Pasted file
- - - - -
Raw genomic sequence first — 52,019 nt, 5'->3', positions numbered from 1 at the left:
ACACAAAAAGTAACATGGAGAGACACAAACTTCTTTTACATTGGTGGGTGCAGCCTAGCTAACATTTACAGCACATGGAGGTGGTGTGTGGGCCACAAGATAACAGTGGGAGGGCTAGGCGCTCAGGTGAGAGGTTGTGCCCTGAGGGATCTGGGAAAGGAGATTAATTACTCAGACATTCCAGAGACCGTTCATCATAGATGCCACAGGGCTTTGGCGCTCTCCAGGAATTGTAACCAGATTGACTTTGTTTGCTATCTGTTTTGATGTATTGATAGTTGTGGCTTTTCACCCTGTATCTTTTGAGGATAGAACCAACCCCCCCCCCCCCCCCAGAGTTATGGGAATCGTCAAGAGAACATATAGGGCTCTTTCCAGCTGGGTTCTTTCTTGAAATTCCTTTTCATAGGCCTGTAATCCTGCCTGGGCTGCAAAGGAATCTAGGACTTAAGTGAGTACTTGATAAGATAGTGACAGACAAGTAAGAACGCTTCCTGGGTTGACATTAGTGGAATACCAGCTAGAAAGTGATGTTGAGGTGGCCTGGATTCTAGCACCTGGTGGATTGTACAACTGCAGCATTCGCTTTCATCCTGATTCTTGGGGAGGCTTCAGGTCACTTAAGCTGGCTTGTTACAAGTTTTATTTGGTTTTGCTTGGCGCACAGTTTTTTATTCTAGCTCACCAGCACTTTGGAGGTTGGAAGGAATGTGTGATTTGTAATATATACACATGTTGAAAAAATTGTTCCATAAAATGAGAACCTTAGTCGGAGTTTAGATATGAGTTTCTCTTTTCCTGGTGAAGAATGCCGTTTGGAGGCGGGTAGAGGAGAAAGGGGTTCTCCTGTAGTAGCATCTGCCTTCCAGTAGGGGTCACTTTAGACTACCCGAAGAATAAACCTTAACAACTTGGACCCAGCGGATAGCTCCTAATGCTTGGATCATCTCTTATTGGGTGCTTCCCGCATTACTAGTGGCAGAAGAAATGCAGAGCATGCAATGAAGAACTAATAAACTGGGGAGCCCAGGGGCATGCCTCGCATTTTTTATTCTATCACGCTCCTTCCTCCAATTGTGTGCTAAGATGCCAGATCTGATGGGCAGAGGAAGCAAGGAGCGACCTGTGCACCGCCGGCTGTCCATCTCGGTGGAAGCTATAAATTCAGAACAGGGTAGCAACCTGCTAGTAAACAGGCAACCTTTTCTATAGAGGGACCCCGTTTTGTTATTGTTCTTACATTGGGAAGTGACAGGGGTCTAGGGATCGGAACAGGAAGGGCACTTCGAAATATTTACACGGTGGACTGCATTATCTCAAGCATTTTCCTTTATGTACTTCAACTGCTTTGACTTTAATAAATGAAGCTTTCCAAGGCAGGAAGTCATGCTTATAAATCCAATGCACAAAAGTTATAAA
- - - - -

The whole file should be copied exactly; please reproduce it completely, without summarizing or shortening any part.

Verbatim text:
Raw genomic sequence first — 52,019 nt, 5'->3', positions numbered from 1 at the left:
ACACAAAAAGTAACATGGAGAGACACAAACTTCTTTTACATTGGTGGGTGCAGCCTAGCTAACATTTACAGCACATGGAGGTGGTGTGTGGGCCACAAGATAACAGTGGGAGGGCTAGGCGCTCAGGTGAGAGGTTGTGCCCTGAGGGATCTGGGAAAGGAGATTAATTACTCAGACATTCCAGAGACCGTTCATCATAGATGCCACAGGGCTTTGGCGCTCTCCAGGAATTGTAACCAGATTGACTTTGTTTGCTATCTGTTTTGATGTATTGATAGTTGTGGCTTTTCACCCTGTATCTTTTGAGGATAGAACCAACCCCCCCCCCCCCCCCAGAGTTATGGGAATCGTCAAGAGAACATATAGGGCTCTTTCCAGCTGGGTTCTTTCTTGAAATTCCTTTTCATAGGCCTGTAATCCTGCCTGGGCTGCAAAGGAATCTAGGACTTAAGTGAGTACTTGATAAGATAGTGACAGACAAGTAAGAACGCTTCCTGGGTTGACATTAGTGGAATACCAGCTAGAAAGTGATGTTGAGGTGGCCTGGATTCTAGCACCTGGTGGATTGTACAACTGCAGCATTCGCTTTCATCCTGATTCTTGGGGAGGCTTCAGGTCACTTAAGCTGGCTTGTTACAAGTTTTATTTGGTTTTGCTTGGCGCACAGTTTTTTATTCTAGCTCACCAGCACTTTGGAGGTTGGAAGGAATGTGTGATTTGTAATATATACACATGTTGAAAAAATTGTTCCATAAAATGAGAACCTTAGTCGGAGTTTAGATATGAGTTTCTCTTTTCCTGGTGAAGAATGCCGTTTGGAGGCGGGTAGAGGAGAAAGGGGTTCTCCTGTAGTAGCATCTGCCTTCCAGTAGGGGTCACTTTAGACTACCCGAAGAATAAACCTTAACAACTTGGACCCAGCGGATAGCTCCTAATGCTTGGATCATCTCTTATTGGGTGCTTCCCGCATTACTAGTGGCAGAAGAAATGCAGAGCATGCAATGAAGAACTAATAAACTGGGGAGCCCAGGGGCATGCCTCGCATTTTTTATTCTATCACGCTCCTTCCTCCAATTGTGTGCTAAGATGCCAGATCTGATGGGCAGAGGAAGCAAGGAGCGACCTGTGCACCGCCGGCTGTCCATCTCGGTGGAAGCTATAAATTCAGAACAGGGTAGCAACCTGCTAGTAAACAGGCAACCTTTTCTATAGAGGGACCCCGTTTTGTTATTGTTCTTACATTGGGAAGTGACAGGGGTCTAGGGATCGGAACAGGAAGGGCACTTCGAAATATTTACACGGTGGACTGCATTATCTCAAGCATTTTCCTTTATGTACTTCAACTGCTTTGACTTTAATAAATGAAGCTTTCCAAGGCAGGAAGTCATGCTTATAAATCCAATGCACAAAAGTTATAAA